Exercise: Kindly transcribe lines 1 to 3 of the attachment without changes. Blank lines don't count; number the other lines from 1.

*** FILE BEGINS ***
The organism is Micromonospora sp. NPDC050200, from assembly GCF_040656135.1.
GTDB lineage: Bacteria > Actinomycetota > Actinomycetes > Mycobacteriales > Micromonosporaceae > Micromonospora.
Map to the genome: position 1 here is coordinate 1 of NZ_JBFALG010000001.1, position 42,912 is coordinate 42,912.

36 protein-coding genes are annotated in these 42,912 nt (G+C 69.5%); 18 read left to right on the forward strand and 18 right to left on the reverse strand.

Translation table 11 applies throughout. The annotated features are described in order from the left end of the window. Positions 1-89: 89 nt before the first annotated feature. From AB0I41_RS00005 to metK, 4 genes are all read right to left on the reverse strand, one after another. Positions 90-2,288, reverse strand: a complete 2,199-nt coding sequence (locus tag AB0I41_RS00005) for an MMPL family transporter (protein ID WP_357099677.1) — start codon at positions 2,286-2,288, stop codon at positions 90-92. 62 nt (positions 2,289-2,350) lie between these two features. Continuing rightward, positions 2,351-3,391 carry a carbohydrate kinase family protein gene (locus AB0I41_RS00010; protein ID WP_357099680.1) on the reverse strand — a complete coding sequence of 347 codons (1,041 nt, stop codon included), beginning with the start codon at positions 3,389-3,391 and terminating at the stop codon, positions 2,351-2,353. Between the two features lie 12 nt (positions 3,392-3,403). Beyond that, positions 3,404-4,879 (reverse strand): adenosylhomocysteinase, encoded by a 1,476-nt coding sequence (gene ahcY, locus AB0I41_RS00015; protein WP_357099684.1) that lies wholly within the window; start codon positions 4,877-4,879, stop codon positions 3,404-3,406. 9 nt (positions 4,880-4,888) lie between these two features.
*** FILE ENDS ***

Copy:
The organism is Micromonospora sp. NPDC050200, from assembly GCF_040656135.1.
GTDB lineage: Bacteria > Actinomycetota > Actinomycetes > Mycobacteriales > Micromonosporaceae > Micromonospora.
Map to the genome: position 1 here is coordinate 1 of NZ_JBFALG010000001.1, position 42,912 is coordinate 42,912.